What is it?
Like a phoenix arising from the ashes, this is the reborn Suzuki Jimny obtaining a new lease of life thanks to an unlikely avenue: the van market.
After arriving in 2018, the fourth-generation Jimny quickly built up a huge backlog of orders, but the small off-roader’s relatively high CO2 emissions always risked jeopardising Suzuki’s European fleet average.
Following confirmation that the passenger car model would be phased out throughout 2020 ahead of changes to the emissions regulations introduced on 1 January 2021, Suzuki eventually confirmed an N1 light commercial vehicle (LCV) version would go on sale this year in its place.
As a van, the Jimny LCV doesn't contribute to its fleet average and therefore doesn’t impact upon the 95g/km it needs to achieve. Instead, it's governed by more lenient regulations for vans.
The Jimny LCV is then, the first commercial vehicle from the Japanese brand since the Carry microvan. But don’t be under any illusions that the commercial vehicle version of the Jimny heralds a triumphant return to vans for the company. It's very much a way of continuing to sell the fun and exceedingly popular Jimny despite EU regulations forcing the car off sale.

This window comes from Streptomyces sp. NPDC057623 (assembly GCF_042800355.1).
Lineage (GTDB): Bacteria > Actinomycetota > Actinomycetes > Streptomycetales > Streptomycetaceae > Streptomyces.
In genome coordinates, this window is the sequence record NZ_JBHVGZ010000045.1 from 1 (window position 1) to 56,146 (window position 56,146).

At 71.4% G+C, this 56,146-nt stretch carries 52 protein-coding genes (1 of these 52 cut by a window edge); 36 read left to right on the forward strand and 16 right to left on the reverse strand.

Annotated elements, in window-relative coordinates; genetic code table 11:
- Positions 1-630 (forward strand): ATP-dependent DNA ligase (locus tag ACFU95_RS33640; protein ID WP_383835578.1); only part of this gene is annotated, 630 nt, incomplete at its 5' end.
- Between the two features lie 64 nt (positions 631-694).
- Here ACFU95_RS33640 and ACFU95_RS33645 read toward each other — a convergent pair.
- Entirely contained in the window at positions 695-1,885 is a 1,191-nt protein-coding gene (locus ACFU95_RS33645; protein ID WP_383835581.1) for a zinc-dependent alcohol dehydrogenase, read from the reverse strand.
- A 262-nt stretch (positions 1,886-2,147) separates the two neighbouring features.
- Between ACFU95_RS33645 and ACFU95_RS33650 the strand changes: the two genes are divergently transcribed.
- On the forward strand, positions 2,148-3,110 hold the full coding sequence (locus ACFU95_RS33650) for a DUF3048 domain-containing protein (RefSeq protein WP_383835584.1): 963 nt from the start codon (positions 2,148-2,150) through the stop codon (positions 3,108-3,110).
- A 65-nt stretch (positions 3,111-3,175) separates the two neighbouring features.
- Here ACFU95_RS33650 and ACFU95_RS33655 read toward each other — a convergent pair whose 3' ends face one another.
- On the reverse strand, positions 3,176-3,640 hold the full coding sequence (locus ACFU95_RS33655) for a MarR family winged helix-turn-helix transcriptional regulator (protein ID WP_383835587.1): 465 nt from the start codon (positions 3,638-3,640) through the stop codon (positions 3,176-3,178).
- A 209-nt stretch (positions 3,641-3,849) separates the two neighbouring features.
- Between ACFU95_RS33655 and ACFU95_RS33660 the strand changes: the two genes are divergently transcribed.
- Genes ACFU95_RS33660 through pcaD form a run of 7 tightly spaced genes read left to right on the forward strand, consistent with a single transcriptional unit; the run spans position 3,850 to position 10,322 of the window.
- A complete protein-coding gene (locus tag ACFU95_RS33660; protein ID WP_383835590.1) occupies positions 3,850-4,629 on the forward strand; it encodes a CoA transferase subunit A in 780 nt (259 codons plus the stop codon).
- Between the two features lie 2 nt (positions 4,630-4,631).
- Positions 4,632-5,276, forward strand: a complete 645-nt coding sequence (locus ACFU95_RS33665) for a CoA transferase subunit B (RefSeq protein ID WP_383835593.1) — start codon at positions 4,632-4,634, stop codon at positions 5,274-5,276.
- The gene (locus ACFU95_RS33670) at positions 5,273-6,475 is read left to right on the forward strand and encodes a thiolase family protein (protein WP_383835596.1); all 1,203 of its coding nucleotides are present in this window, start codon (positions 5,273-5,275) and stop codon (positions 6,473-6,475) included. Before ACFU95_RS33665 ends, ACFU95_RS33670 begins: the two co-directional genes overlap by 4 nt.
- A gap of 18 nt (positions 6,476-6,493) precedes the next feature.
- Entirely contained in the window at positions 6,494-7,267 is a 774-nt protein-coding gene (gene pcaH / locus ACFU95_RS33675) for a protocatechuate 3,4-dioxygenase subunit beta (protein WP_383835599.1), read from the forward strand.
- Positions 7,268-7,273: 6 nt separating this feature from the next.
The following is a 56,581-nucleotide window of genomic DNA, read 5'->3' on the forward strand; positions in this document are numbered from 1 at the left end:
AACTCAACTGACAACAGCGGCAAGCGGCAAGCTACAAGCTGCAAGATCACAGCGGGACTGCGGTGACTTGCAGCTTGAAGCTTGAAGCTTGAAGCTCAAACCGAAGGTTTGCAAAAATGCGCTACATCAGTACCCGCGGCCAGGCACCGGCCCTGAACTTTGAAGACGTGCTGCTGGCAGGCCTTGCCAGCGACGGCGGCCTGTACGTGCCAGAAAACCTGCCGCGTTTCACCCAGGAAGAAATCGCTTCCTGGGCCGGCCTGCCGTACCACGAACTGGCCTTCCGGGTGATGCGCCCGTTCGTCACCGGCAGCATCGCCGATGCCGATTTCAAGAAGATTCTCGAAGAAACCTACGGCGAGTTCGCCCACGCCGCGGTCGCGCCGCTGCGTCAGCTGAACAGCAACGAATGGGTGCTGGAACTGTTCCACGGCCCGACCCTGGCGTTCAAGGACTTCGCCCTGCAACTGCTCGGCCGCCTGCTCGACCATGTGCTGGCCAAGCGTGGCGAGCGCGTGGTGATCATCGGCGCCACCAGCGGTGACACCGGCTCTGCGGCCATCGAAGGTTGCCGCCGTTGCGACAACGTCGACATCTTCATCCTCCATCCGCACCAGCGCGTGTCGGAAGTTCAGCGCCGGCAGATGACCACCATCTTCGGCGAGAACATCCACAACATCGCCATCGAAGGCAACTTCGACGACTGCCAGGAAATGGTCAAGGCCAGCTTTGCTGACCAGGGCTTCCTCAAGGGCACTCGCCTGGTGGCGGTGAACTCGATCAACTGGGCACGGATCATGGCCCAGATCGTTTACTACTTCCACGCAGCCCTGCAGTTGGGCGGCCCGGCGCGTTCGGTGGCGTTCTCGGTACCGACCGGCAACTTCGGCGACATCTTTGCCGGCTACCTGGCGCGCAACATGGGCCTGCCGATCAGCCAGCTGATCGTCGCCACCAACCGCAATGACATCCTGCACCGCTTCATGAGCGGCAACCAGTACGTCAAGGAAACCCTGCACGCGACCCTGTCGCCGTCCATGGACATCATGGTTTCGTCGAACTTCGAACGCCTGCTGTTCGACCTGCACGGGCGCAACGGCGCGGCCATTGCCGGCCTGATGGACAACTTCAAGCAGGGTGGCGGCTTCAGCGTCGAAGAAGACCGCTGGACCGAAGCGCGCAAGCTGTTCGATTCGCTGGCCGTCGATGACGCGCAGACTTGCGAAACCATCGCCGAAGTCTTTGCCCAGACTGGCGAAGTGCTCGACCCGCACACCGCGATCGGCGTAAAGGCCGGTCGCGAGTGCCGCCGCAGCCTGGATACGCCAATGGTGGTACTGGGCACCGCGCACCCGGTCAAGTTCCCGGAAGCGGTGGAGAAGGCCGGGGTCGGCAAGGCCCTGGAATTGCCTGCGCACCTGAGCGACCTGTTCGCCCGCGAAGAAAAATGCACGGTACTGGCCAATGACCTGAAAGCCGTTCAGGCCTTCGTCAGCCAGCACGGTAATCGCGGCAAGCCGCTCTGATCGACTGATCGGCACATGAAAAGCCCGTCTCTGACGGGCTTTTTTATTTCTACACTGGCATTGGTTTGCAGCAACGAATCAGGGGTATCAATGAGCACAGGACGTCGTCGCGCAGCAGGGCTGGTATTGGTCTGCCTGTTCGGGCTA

For all intents and purposes, the Jimny LCV is the same as the passenger car, with no differences in its powertrain, suspension or body. Power comes from the same 1.5-litre petrol engine producing 100bhp and 95 lb ft and is paired to a five-speed manual gearbox.
The part-time four-wheel-drive system is unchanged and so too is the three-link rigid-axle suspension with coil springs. What has changed is the removal of the rear seats, which have been replaced by a steel-and-mesh bulkhead to separate the driver and passenger from the new loadspace area.
To achieve a load length of more than 900mm (to enable the Jimny LCV qualify as a commercial vehicle), the front seats have been moved forward 10mm, creating a total usable area of 0.86 cubic metres (or 863 litres), which is 33 litres more than the passenger car has when the seats are folded flat.
It also has the same safety features as the outgoing passenger car, with Dual Sensor Brake Support with automatic emergency braking, an eCall emergency assist function, tyre pressure monitoring, hill hold and hill descent control.
It gets black 15in steel wheels and a more basic DAB radio with Bluetooth rather than the touchscreen with sat-nav that top-spec SZ5 car models could have, but the LCV does get a multi-function steering wheel and air conditioning as standard.